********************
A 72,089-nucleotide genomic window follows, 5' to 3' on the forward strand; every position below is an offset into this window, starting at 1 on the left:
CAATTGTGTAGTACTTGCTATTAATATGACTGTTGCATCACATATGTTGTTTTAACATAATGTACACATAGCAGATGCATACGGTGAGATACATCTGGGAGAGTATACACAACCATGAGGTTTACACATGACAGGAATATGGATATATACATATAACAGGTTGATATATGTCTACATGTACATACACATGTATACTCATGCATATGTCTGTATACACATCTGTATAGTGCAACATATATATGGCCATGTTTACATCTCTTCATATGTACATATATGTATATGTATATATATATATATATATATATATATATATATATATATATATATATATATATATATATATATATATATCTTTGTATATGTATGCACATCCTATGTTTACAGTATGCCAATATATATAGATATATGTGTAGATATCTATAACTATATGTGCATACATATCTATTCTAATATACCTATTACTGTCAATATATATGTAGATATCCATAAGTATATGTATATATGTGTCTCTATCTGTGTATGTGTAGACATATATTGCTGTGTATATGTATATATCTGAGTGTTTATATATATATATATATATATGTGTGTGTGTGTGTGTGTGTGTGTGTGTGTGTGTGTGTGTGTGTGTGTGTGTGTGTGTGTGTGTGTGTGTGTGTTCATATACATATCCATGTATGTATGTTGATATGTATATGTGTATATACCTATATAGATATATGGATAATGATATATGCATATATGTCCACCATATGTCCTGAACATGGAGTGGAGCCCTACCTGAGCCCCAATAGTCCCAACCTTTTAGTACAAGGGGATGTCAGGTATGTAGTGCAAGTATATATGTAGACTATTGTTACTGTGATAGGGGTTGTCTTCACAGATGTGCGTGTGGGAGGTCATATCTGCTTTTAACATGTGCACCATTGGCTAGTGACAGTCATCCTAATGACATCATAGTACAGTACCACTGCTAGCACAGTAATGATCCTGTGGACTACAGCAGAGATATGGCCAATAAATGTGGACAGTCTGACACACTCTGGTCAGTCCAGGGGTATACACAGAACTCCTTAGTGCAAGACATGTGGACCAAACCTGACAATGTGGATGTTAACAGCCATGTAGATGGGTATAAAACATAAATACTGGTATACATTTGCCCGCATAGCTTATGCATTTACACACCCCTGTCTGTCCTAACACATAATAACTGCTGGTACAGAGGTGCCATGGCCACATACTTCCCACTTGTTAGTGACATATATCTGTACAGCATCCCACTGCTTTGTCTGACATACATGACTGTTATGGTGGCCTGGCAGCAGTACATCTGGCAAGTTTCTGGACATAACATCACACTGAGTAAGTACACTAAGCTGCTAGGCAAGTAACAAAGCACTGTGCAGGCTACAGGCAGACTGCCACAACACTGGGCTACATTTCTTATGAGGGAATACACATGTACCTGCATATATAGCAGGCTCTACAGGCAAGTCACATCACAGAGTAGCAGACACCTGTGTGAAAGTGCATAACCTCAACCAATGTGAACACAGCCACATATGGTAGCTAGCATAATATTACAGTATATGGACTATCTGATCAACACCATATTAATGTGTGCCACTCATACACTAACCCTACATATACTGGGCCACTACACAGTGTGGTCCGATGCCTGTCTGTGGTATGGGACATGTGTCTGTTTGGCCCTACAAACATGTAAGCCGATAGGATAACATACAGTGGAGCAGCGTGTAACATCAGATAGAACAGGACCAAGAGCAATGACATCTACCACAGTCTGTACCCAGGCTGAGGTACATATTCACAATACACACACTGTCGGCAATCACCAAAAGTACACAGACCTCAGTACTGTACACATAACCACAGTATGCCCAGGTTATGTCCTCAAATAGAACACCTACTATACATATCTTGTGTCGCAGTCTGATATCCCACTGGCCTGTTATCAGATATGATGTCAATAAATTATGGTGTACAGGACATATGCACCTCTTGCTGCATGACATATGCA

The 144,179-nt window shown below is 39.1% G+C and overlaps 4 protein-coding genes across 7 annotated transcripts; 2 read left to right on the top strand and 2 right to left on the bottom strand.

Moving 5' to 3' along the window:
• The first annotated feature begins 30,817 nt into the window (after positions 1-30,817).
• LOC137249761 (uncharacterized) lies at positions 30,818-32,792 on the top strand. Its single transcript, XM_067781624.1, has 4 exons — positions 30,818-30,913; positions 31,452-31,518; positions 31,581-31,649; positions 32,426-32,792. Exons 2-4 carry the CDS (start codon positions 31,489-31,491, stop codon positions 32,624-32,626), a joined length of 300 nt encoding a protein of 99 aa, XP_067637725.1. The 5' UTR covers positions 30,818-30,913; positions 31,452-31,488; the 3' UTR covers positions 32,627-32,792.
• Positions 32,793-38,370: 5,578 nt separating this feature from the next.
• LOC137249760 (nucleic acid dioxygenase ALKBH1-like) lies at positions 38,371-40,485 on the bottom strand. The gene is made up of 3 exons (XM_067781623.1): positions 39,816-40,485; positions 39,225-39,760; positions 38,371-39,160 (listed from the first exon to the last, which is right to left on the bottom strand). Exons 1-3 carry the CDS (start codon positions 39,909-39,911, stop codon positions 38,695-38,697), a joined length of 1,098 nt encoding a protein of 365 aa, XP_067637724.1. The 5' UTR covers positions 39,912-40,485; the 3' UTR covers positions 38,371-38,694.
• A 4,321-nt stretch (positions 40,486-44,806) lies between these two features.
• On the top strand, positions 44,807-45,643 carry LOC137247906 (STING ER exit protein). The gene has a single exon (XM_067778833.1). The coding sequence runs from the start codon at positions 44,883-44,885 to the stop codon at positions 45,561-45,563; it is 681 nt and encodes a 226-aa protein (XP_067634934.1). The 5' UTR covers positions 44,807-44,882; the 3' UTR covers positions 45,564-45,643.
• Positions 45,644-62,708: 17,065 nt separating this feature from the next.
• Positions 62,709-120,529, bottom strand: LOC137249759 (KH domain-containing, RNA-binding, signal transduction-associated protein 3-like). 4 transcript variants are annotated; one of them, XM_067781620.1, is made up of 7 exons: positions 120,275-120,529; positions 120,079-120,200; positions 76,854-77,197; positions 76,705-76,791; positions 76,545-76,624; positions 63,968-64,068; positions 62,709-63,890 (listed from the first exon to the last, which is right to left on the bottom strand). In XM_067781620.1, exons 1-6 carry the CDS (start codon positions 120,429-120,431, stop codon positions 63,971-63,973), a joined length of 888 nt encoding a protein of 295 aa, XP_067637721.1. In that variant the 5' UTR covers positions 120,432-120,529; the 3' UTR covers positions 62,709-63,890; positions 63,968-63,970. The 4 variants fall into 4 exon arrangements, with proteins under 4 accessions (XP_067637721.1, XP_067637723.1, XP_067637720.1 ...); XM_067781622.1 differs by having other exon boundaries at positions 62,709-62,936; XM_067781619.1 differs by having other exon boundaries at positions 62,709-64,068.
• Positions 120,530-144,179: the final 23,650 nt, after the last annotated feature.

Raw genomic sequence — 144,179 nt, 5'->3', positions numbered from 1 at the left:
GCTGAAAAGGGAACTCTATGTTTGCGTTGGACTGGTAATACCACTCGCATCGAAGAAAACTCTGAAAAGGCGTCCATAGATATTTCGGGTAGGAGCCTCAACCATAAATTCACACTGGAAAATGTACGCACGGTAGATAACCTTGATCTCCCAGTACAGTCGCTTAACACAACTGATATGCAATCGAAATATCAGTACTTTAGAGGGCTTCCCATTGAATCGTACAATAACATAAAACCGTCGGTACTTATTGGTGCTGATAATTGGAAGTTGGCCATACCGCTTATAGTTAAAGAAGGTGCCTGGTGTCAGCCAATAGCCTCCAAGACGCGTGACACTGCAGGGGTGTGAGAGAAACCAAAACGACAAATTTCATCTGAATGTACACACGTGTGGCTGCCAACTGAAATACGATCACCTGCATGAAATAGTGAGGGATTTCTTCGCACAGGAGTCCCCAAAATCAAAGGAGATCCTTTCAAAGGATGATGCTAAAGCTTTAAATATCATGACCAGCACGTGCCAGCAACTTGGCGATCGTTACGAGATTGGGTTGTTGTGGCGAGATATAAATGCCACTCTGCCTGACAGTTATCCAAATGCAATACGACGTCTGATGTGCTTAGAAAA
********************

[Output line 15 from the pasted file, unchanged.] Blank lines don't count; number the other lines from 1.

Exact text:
GCTGAAAAGGGAACTCTATGTTTGCGTTGGACTGGTAATACCACTCGCATCGAAGAAAACTCTGAAAAGGCGTCCATAGATATTTCGGGTAGGAGCCTCAACCATAAATTCACACTGGAAAATGTACGCACGGTAGATAACCTTGATCTCCCAGTACAGTCGCTTAACACAACTGATATGCAATCGAAATATCAGTACTTTAGAGGGCTTCCCATTGAATCGTACAATAACATAAAACCGTCGGTACTTATTGGTGCTGATAATTGGAAGTTGGCCATACCGCTTATAGTTAAAGAAGGTGCCTGGTGTCAGCCAATAGCCTCCAAGACGCGTGACACTGCAGGGGTGTGAGAGAAACCAAAACGACAAATTTCATCTGAATGTACACACGTGTGGCTGCCAACTGAAATACGATCACCTGCATGAAATAGTGAGGGATTTCTTCGCACAGGAGTCCCCAAAATCAAAGGAGATCCTTTCAAAGGATGATGCTAAAGCTTTAAATATCATGACCAGCACGTGCCAGCAACTTGGCGATCGTTACGAGATTGGGTTGTTGTGGCGAGATATAAATGCCACTCTGCCTGACAGTTATCCAAATGCAATACGACGTCTGATGTGCTTAGAAAA